We All Benefit When the Grid Benefits | Community Solar Hub

We All Benefit When the Grid Benefits

Posted on Wednesday February 8, 2017

Community Solar Hub - We All Benefit When the Grid Benefits

How Community Solar is Delivering Value to All Utility Customers

Grid performance and reliability is the primary goal for every utility. Given an electricity delivery system that has operated for the most part on 1950’s technology, delivering on that promise is a challenging and a cost-intensive endeavor. And with the proliferation of distributed energy resources, smaller local generating power sources versus massive centralized power plants, we are requiring more of the energy grid day by day.

What should not go unnoticed nor be undervalued is the popularity of community shared solar, the fastest growing segment of the solar industry. Community shared solar brings new revenue sources for utilities and valuable develop-funded enhancements to the distribution infrastructure that reduce pressure on rates and ratepayers to cover those costs. This serves as a benefit to all customers in a participating utility’s territory, which in turn is a benefit to the community at large.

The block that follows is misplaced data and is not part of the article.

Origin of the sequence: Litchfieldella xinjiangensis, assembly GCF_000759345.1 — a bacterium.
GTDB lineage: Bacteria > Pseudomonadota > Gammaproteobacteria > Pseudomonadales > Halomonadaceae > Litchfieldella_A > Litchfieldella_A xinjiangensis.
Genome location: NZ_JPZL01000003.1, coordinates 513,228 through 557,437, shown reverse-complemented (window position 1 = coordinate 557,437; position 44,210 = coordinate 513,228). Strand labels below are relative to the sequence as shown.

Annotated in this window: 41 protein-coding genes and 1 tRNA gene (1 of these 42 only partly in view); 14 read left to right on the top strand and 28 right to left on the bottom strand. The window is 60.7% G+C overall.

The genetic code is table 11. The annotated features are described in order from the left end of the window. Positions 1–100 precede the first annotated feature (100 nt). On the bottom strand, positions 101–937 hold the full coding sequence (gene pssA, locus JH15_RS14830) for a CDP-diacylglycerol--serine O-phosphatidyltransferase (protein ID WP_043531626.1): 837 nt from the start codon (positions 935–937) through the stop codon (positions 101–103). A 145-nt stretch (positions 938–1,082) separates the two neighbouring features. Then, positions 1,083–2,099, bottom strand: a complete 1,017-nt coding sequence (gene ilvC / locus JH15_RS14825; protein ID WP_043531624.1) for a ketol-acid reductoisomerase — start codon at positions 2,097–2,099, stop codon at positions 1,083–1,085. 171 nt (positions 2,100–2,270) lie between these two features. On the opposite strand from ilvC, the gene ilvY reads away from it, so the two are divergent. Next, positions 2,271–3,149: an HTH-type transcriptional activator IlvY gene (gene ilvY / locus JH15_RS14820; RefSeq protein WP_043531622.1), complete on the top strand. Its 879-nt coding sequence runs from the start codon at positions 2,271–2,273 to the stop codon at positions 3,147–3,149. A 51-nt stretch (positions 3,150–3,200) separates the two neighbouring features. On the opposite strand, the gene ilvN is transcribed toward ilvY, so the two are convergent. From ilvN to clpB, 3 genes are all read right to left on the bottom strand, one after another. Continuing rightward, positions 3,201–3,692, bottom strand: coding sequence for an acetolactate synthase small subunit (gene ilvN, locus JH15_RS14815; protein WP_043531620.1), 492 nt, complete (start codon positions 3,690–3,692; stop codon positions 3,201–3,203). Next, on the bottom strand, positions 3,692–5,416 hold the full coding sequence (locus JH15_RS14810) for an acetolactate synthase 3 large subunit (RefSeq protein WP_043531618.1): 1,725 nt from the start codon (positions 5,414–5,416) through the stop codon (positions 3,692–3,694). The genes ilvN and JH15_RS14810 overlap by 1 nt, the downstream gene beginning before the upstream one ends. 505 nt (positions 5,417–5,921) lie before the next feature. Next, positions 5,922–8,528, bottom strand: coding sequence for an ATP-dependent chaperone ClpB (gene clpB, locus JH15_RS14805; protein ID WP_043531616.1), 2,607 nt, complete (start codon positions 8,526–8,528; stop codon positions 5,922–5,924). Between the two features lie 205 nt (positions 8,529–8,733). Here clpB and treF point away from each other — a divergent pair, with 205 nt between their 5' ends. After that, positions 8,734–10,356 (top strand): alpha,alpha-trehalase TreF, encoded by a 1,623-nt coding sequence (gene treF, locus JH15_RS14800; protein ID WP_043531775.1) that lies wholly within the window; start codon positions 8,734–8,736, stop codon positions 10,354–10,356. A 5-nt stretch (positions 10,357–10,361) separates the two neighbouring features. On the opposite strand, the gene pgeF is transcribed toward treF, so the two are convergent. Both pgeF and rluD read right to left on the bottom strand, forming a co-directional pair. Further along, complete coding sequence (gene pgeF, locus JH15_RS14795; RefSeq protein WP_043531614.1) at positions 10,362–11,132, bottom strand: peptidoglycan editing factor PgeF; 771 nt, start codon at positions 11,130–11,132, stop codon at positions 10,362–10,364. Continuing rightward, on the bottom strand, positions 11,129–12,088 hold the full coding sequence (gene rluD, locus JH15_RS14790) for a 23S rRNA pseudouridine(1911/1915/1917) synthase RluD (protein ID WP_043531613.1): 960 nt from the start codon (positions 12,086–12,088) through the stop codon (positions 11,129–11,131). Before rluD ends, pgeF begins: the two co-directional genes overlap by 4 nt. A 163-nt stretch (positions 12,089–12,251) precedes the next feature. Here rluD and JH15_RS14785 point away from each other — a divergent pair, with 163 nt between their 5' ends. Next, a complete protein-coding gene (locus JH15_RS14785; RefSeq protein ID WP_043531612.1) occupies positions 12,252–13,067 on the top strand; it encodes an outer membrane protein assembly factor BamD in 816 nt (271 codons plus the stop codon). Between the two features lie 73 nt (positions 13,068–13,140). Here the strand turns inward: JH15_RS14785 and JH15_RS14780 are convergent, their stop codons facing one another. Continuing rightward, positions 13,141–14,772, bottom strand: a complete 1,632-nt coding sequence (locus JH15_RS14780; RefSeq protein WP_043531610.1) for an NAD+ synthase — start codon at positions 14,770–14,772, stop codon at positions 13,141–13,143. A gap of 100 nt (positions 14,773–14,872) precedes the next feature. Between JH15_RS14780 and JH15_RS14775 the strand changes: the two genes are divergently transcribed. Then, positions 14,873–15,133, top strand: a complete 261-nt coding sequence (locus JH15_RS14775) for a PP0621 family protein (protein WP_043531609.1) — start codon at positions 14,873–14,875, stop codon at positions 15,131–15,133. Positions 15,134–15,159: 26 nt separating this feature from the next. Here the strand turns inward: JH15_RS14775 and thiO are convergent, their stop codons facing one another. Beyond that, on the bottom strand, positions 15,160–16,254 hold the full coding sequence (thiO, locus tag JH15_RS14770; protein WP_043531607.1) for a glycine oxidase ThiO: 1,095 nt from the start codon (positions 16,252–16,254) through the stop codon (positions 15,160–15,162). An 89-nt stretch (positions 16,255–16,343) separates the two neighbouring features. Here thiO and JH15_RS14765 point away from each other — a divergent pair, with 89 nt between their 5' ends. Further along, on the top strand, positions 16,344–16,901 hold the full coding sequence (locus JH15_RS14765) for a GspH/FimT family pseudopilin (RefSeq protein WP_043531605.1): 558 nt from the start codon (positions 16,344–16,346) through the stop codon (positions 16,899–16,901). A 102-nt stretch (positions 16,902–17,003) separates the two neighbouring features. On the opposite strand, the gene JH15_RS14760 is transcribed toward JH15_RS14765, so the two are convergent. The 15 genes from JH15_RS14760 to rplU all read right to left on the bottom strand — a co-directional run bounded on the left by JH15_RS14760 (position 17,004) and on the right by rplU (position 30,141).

To launch a community solar project, typically a 500 kW to 5 MW solar PV array, a developer must first pay tens of thousands of dollars to the utility to connect the array onto the grid. Because the power distribution system was not initially designed for two-way traffic, developers must make sure the location where the facility plugs into the grid, the nearest sub-station, has the proper technology to handle the new energy load coming onto the grid. When it does not, which is often the case, it is incumbent on the project developer to finance any repair or upgrade deemed necessary by the utility.

Local power generation is typically more efficient and passes on fewer costs from transmission losses and other factors. Some contend, though, that rooftop solar systems also reduce the pool of customers paying for these grid upgrades. Conversely, community solar is paying—directly—to improving the grid, reducing utility costs in doing so, and therefore reducing the need for rate increases.


With community solar forecasted to reach 11 gigawatts (GW) of capacity by 2020, from just over 300 MW today, the community benefit in community solar will indeed be considerable.
 

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